Things I didn’t like about No Country for Old Men

No Country for Old Men

I remember thinking the the trailer was ok—but that this wasn’t the type of movie I’d be able to watch with Stephanie. And then the reviews started pouring in, and then the Oscar nominations. I think it was this sentence that finally caught my attention:

No Country may be a masterpiece, but it’s a cold-blooded one, perhaps too much a splatter fest and a museum piece for Oscar voters.

Over the long weekend Stephanie wanted to do some shopping, so I took the opportunity to take myself out to a movie. I’ve been really curious about There Will Be Blood (a movie I might could get Stephanie to come along for), but the timing wasn’t right, so I decided on No Country.

I have to say, it’s not a bad movie. It’s crazy well-made. If you haven’t seen it and want to, you definitely should. I just didn’t like it. And I want to tell you why. This may well be the only negative review of “No Country for Old Men” that exists. Anywhere.

This is the point where you should stop reading if you want to see the movie.

I have to admit, Javier Bardem’s Anton Chigurh is totally captivating. His captive bolt pistol is badass. Tommy Lee Jones is ok, but didn’t he just play a sheriff? I also liked Kelly Macdonald.

But thinking back over the movie and plot, there was so much I found hard to suspend my disbelief for. It’s clear that the Coen brothers went to great lengths to make the movie feel real, which just makes the reality-gaps seem even more glaring to me.

Returns with water

Why did Llewelyn Moss go back to bring the critically wounded drug dealer water in the middle of the night!? Not only was it dumb, but I wasn’t convinced he really cared that much—he acted more like a boy whose mom just told him to go feed the dogs. It felt like this was one of those obvious plot moments intended to put him into a compromising situation in order to set horrible things in motion. Which is exactly what it did.

Evades car and dog

So now he’s running away from a car full of people shooting at him in the desert who are inexplicably unable to hit him with bullets or the car. And the sudden changing of the light from pitch black to dawn conveys this sense that they’ve been comically chasing him for a long time. Of course he manages to evade them by swimming across a river, but not until he’s able to shoot the dog they sent after him at exactly the last moment. Last moment as in he had to pull the dog’s teeth out of his shoulder. Yeah right.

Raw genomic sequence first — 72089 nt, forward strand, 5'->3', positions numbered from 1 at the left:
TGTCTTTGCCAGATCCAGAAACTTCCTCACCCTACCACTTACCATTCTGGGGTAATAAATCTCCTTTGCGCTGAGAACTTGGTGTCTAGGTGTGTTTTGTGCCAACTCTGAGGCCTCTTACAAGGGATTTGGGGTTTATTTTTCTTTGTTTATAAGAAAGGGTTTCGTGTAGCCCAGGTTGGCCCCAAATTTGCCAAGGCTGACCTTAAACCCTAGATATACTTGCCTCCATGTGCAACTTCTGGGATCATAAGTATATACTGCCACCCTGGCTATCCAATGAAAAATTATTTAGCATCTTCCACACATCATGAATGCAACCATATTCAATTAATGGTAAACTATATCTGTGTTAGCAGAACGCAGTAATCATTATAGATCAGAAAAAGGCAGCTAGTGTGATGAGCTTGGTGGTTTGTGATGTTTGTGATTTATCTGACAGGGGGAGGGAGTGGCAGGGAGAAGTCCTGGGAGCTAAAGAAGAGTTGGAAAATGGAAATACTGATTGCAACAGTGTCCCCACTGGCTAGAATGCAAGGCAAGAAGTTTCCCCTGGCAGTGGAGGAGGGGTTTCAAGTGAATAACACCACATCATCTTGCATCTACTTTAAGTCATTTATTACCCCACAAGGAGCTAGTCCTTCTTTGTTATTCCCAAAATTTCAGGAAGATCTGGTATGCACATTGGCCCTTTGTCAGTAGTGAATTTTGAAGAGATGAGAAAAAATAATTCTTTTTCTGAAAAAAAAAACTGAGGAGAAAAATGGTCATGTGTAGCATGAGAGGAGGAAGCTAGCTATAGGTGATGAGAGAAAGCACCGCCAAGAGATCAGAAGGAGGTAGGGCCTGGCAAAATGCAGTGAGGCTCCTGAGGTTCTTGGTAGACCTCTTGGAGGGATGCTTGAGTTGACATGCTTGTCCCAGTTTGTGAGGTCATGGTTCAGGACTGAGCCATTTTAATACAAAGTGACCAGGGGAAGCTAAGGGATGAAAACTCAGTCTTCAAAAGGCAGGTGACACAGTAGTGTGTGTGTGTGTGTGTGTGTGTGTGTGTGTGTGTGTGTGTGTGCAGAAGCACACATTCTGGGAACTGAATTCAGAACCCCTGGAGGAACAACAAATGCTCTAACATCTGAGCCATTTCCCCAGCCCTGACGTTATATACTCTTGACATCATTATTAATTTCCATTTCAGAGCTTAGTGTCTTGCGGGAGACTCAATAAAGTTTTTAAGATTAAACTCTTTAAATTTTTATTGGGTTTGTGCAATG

Unbelievable hitman

So now the hunt is on, Chigurh is called in, hired to track down Moss, and unexpectedly he shoots the suits who’ve hired him. Why? Just ’cause I guess. Seems like a dumb move to me. Hard to believe a hitman with a reputation for killing his employers would get much repeat work.

Moss gets away

Meanwhile Moss is at a hotel with the money, to accomplish what? Who knows. What is he waiting for? What are his plans? He hides the money in a super sneaky way, and then when he gets wind that he might have been discovered, pulls a MacGyver and recovers the money from a room on the opposite side of the hotel through the air vent.

At the very same time, Chigurh discovers the Mexicans camped out waiting for Moss. And blows them all away. And given how silent the film is, with little soundtrack, a lot of emphasis is placed on the sounds—the machine guns, and squeak of the money satchel as Moss retrieves it. It’s clear that Moss hears the gunfire (OMG get out of there!), but it’s unclear whether Chigurh hears the satchel squeaking in the vent. Why not?

And suddenly we skip to Moss in a car he’s riding in after hitchhiking. But remember, Chigurh knows two things, the money was nearby just before he killed the Mexicans (because of the beeping proximity sensor) and then it wasn’t there. Dude, go outside and look for your guy! He’s running down the highway with a briefcase trying to hitch a ride. It seems a little unbelievable that Moss got away.

Town of the deaf

They play the cat and mouse game at yet another hotel (how does Chigurh find him?), which precipitates into a crazy middle of the night downtown car crash/shoot out. Which is where I found it really hard to suspend my disbelief. As much as people have fled depressed downtowns, how is it possible no one was around or heard the car crash or gun fire? I mean really. Same with the machine gun fire at the motel. How is it possible Chigurh got away from that?


Psychopathic hitman killers have to be well-versed in emergency medicine, because they certainly can’t go to a hospital with all manner of bullet wounds, right? So we get to watch Chigurh patch himself up with medicine pilfered from a pharmacy after he blows up a car outside.